Justine Larbalestier on Blurbs

The divine Ms. Larbalestier talks about the etiquette of asking people to blurb your work — and of telling other people who you’ve asked to blurb — over on her blog. Apparently, the proximate cause of the entry is that some of her writer friends have been on the receiving end of bad blurb manners, and Justine wants to help the neo-pros before they do anything stupid, too.

Of particular interest to me is this piece of advice:

  1. Never claim to have a blurb from an author if that is not the case. If the author in question has agreed to look at your book with the possibilty of providing a blurb that DOES NOT mean they are going to blurb you. I looked at several books last year and blurbed none of them. The author has agreed to read your book NOTHING more. If you go around boasting that you have a blurb when you don’t odds are it will get back to the author, who will then be much less inclined to blurb you. This is a very small industry. Word gets around.

This last point leads to a bigger point: Anyone who advises you that lying: claiming blurbs you don’t have, doctoring your publications list, claiming non-existent connections etc. etc. is a good way to get “your foot in the door” is full of it.

It’s really interesting to me how many new and wannabe writers actually need to be reminded of this — I guess the idea is that ambition excuses all dickheadedness in the long run. Sorry, it doesn’t. Justine notes that “finding out that someone you have NEVER met is using your name to get ahead is vastly cranky-making”; this is true, but Justine, because she’s a nice person, doesn’t go far enough on this. What needs to be said is this: When you lie about someone blurbing your work (or recommending it, or being your friend, or whatever), what you’re doing is dragging their good name along with your opportunistically lying bad name. When they find out — and they almost certainly will, since these are the sort of lies that only work in public — they’re going to react the way most people react when lies are told about them in public. And that’s not going to work out well for you.

Certainly if I found out someone was lying about my association with them, I would go out of my way to make sure everyone knew what a lying sack of crap they were. And at this point I have a fairly loud megaphone. Other people might (might) be nicer about it than I would be, but the ultimately the end result is the same. Best not to shoot one’s career in the foot is the general idea here, especially when what you should be doing is putting your best foot forward.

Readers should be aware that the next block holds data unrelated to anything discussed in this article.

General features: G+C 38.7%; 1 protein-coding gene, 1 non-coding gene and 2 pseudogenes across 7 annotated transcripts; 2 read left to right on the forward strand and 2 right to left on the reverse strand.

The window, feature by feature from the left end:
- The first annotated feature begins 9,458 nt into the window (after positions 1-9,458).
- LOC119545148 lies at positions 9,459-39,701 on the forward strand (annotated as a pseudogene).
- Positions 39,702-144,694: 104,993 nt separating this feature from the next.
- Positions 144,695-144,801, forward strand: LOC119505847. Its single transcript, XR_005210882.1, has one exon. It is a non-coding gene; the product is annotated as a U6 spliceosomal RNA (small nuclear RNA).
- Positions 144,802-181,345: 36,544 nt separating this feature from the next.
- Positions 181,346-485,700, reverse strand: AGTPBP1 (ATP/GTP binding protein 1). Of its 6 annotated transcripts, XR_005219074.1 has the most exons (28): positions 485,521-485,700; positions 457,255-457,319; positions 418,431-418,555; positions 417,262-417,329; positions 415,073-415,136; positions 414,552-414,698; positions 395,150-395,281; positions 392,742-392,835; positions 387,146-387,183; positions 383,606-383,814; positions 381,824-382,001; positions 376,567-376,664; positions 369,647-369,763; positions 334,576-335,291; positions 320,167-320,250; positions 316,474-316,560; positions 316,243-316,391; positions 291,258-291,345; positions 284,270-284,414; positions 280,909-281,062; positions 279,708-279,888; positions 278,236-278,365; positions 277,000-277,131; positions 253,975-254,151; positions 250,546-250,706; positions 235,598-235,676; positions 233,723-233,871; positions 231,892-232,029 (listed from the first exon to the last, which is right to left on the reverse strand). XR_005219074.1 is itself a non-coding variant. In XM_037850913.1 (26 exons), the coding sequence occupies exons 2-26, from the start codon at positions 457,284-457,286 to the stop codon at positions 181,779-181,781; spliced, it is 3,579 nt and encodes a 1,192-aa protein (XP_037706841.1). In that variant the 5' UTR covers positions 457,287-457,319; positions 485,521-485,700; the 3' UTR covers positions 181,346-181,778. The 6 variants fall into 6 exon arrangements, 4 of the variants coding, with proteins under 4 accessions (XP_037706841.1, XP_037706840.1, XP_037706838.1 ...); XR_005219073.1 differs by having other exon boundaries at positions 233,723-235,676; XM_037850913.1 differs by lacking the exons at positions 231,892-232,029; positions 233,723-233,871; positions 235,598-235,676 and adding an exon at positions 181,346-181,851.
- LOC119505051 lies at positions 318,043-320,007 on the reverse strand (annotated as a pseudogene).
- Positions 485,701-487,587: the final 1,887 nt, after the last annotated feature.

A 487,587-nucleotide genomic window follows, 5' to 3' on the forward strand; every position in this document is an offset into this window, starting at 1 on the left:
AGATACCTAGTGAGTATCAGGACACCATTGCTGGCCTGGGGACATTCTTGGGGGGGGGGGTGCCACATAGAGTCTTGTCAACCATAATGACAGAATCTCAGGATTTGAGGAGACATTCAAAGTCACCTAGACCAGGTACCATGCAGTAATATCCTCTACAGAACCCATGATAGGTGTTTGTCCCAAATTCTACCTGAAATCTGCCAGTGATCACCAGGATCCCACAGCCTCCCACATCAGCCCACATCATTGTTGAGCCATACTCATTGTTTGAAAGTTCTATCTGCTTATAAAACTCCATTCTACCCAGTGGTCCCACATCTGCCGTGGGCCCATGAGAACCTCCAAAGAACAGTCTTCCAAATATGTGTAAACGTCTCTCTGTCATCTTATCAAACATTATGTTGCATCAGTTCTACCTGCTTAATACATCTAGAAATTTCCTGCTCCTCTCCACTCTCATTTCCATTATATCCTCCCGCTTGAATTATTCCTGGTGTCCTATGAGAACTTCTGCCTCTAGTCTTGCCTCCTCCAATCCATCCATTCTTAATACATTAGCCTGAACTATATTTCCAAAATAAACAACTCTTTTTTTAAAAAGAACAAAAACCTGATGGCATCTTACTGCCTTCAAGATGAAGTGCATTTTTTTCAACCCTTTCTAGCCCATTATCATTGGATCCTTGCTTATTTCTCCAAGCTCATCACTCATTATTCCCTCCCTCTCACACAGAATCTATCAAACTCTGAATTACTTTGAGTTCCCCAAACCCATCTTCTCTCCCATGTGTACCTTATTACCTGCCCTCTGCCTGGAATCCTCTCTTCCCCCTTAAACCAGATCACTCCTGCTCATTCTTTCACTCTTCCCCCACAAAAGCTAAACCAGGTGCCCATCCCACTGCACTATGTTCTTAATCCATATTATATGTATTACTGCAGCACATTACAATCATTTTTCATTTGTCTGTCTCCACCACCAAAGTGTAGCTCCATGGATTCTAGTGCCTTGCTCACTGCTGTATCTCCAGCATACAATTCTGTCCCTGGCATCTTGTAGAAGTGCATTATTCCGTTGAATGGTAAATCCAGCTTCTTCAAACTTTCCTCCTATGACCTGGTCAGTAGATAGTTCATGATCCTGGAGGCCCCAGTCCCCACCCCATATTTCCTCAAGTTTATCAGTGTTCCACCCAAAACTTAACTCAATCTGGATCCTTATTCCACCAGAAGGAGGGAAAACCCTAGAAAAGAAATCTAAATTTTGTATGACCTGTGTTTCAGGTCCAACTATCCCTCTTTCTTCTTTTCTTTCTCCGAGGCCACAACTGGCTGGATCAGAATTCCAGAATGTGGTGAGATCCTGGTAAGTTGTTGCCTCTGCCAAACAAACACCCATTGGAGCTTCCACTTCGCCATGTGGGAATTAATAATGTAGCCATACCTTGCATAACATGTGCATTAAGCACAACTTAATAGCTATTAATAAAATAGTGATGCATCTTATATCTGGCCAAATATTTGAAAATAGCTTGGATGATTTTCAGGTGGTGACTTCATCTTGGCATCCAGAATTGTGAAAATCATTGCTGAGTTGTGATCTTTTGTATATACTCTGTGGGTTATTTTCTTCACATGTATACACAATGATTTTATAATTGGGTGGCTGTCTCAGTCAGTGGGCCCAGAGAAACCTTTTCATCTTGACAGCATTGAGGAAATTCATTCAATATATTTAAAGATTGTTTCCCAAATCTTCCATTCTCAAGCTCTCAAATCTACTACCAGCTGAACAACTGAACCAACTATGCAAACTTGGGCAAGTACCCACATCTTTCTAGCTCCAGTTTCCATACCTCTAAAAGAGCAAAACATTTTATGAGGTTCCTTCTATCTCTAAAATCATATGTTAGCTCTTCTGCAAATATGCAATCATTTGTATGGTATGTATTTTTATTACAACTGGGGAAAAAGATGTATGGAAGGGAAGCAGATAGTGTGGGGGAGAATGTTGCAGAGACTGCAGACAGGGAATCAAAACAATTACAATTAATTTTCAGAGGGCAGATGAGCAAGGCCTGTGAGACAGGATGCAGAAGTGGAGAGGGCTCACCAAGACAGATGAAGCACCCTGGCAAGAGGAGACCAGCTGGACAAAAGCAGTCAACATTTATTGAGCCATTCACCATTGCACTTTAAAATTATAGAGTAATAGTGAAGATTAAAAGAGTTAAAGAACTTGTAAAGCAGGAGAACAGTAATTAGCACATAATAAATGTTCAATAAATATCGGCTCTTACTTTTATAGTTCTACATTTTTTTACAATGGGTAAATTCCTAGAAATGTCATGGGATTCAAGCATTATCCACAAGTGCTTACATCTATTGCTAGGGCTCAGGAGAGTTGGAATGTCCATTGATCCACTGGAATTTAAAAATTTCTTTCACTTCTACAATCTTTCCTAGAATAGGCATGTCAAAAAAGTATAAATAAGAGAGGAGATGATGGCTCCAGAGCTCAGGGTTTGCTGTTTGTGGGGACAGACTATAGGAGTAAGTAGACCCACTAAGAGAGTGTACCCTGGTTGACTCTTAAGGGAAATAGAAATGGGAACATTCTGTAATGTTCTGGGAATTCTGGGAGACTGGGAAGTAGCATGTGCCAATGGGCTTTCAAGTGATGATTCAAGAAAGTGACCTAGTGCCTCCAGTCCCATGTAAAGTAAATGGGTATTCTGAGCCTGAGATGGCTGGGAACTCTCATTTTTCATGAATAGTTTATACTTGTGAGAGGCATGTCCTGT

In any event, go over to Justine’s read the whole entry, and take heed of her words. She is wise in the ways of blurbing.

39 Comments on “Justine Larbalestier on Blurbs”

  1. Blurbs. Blurbs.

    Funny word. I know what it *is*, but just working off the sound of it, it comes across as a name used by some SF author for a future illegal mood-altering drug.

    “Justine [is] on blurbs.”

    Yep. Funny word.

  2. Blurb:

    “You couldn’t write your way out of a used wet tissue. Quit sending me this crap or I’m getting a restraining order! –John Scalvi”

  3. As a wannabe writer, I always thought it would be amusing to get permission from some good humored authors to blurb my book with blurbs that had nothing to do with my book and something of a sinister edge to them.

    “Your book is fantastic. Now please return my cat.”
    “What part of stay fifty yards away at all times was unclear to you?”
    “Get out of my house!”
    “Please, I have a wife and children!”

    It could just be me though…

  4. Tully@2: John’s not that harsh, that sounds more like Harlan Ellivon.

    The best word on blurbs comes from Fred Pohl on how to write them: “The adjective adjective adjective noun that will verb you, verb you, verb you!”

  5. “Certainly if I found out someone was lying about my association with them, I would go out of my way to make sure everyone knew what a lying sack of crap they were.”

    My good friend John Scalzi says the same thing!

  6. hmm…this sounds an awful lot like a passive-aggressive warning to some poor idiot that’s been dragging your good name around – enlighten us.

    Anyway, it is interesting and the very fact that she felt a need to write that post is rather disappointing. I guess the world is full of stupid people.

  7. “I couldn’t put this book down fast enough. It was just like a massive roller coaster ride running over my head. Read this book at your own risk“.

    Is that permissible? :D

  8. Reminds of of the Anita Blake comics. When the first collection came out they used a quote from Chris Sims (who absolutely trashes the books regularly) that, taken out of contest, could easily be confused with praise. IIRC they then sent him a free autographed copy. He seemed to get the joke.

  9. Nathan,

    I’m pretty sure that’s how every Hollywood movie blurb was/is done. I wouldn’t be surprised if it rang true for other media as well.

  10. Dear writers:

    Conversely, if someone asks you to blurb their book, please have the common courtesy to give a response, ESPECIALLY if you can’t or won’t give one. Because asking for a blurb, and then not getting a response of any kind, makes you think that the person isn’t polite. (Among other things).

  11. Timely, this post.